Members of the SBNation family of blogs are helping us preview the 2012 season. Today, Brian Favat from BC Interruption talks Boston College.
Last year the Eagles missed the postseason for the first time in 13 seasons. This year they go on the road to three other ACC Atlantic contenders (Florida State, Wake Forest, NC State), draw Miami, Virginia Tech and Georgia Tech from the Coastal and meet Notre Dame and Northwestern in nonconference games.
2011 Record: 4-8
2011 Bowl: N/A
2012 Bowl Projections:
Orlando Bowl History
1982 Tangerine Bowl vs. Auburn, 33-26
2007 Champs Sports Bowl vs. Michigan St., 24-21
Q&A with Brian Favat from BC Interruption
Describe the 2011 season in two words.
What looks like the toughest game this season and why?
Gotta think that Boston College’s October 13 game at Florida State will be the toughest game given a) the opponent and b) its tricky place on this season’s slate of games. BC’s trip to Tallahassee is sandwiched between road games against two option offenses (Army and Georgia Tech), giving the team little time to shift gears and prepare for FSU. The remaining marquee opponents on this year’s schedule — Clemson, Virginia Tech and Notre Dame — all visit Chestnut Hill this fall.
Florida State was bitten by the injury bug more than most last season and if you believe the preseason hype, the Seminoles are back, baby. With a manageable schedule, this may finally be the year that FSU lives up to its preseason billing.
Best case/worst case scenario for the postseason.
Second question is the easier of the two. Worst case scenario is no postseason with only a few wins on the year.
Best case scenario this team is probably looking at 7-8 wins. In a normal year, with an 8-4 record, Boston College is probably looking at a spot in the Music City / Belk Bowl. But with North Carolina banned from this year’s postseason and Miami’s postseason status up in the air, there’s an opportunity for BC to outkick its coverage come ACC bowl selection. If Miami and North Carolina both get to 6+ wins but are bowl ineligible and the conference again sends two to the BCS, the Eagles may sneak into the Russell Athletic Bowl or Sun Bowl with the ACC’s 3-4 spot.
Despite a rough schedule in 2012, do the Eagles need to go bowling for Frank Spaziani to keep his job?
For the most part, yes. There are probably a few fringe scenarios where BC goes 5-7 but pulls an upset in a game they don’t have much business winning — Florida State, Clemson or Virginia Tech — that keeps Spaziani around for another season.
The key will be to get out to a fast start. Spaz’s teams have struggled during the first half of the season (4-2 with two non-competitive losses in 2009, 2-4 in 2010 and 1-5 in 2011 over each season’s first six games). Another early season rough patch and not only BC won’t be bowling, the program will also be in the market for a new head coach.
Who is the more likely heir apparent to the “You Know, That Really Great Linebacker From BC” crown: Steele Divitto or Kevin Pierre-Louis?
It terms of filling Kuechly’s actual shoes, it is neither Divitto nor Pierre-Louis. Sophomore Sean Duggan, who went to Kuechly’s St. Xavier HS in Cincinnati, is most likely to take over for Kuechly at the MLB spot.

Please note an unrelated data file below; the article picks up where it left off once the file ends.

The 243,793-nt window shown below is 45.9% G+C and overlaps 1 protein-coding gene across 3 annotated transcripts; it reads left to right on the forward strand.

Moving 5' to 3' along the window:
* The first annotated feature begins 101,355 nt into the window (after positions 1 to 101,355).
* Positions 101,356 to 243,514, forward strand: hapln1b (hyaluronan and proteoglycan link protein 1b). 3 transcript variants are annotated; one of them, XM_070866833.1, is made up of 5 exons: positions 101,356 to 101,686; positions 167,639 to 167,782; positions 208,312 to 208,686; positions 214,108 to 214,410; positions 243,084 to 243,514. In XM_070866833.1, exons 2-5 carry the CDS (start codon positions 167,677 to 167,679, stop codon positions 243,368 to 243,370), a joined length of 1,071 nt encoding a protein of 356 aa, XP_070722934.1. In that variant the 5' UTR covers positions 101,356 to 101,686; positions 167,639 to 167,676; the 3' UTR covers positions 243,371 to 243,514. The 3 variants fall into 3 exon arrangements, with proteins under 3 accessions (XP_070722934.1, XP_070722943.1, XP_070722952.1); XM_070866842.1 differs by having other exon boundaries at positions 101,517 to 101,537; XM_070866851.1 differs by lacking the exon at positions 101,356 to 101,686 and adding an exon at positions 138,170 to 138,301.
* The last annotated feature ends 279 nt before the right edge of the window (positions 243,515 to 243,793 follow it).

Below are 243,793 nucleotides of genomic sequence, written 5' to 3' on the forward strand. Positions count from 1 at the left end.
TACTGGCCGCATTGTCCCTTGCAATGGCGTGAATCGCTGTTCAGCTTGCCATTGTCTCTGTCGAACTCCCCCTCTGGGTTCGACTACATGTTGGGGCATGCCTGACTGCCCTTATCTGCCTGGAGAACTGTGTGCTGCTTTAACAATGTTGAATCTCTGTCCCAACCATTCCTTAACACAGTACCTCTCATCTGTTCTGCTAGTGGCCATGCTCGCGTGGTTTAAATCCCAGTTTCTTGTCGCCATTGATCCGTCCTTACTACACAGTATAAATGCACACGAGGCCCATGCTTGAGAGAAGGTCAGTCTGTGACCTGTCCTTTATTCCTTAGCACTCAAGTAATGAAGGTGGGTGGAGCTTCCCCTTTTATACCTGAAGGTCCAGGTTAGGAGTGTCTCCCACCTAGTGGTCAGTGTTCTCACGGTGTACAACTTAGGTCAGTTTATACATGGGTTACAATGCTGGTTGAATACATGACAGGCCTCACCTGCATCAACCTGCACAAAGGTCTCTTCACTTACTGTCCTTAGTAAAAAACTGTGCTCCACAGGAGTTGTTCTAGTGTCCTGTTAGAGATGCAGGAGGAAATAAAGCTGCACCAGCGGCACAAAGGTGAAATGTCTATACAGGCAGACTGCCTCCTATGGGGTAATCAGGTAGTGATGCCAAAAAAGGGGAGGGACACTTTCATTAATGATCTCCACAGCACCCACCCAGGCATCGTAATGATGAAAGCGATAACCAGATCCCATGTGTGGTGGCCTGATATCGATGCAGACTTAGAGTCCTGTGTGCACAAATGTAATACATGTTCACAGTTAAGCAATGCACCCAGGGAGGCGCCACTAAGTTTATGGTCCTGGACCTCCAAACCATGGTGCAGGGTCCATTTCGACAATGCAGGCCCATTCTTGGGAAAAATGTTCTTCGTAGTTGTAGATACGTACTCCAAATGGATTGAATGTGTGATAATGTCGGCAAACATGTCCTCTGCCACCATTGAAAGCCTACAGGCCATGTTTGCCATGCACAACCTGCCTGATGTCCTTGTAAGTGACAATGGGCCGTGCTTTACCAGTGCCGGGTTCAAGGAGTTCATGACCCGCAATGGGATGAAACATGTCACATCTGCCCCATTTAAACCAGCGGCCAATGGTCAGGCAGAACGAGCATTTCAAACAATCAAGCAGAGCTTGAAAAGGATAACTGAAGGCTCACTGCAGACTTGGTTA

As for the heir apparent, I think that title is WLB Kevin Pierre-Louis’ to lose. KPL has finished second in tackles behind Kuechly in each of his first two seasons on the Heights. Look to him to replace some, but not all, of the production lost from Kuechly’s departure.
Based on name alone though, you have to go with Divitto. Kid’s name is Steele.
Two Questions In The Other Direction
The ACC and Big East have or will have quite a number of membership changes over the next few years. Is conference realignment something that the bowl selection committee pays attention to?
Quite a bit. For one, realignment affects the slate that’s available to us (though we won’t know exactly where any of the new teams will slot in a new conference until a full season plays out). In the short term, the new teams mean new relationships to build and new locations to scout. We skirt this a little with the ACC, as the newest entries are Big East transfers. Still, it requires a bit of education internally and externally as our landscape changes.
The ACC has won each of the last two meetings with the Big East, and 8 of the last 10 bowls. Is this the year that the Big East takes it, or does the ACC make it a three-peat?
The interesting wrinkle for me is that neither of our previous two ACC opponents are eligible in 2012, since West Virginia has since moved to the Big 12 and Notre Dame cannot be selected for the next two seasons. So we’re guaranteed to see a new Big East team in 2012, which opens up a number of possibilities. There’s also the number of ACC vs. Big East regular season games that will impact our selection committee’s decision in December. The ACC is 20-18 against the Big East in regular season and bowl games since 2007, so the only thing that seems certain is that we’ll have a close game going into the fourth quarter, which is what you hope for when you make these conference matchups.
Thanks to Brian and BC Interruption for helping out.
Big East Previews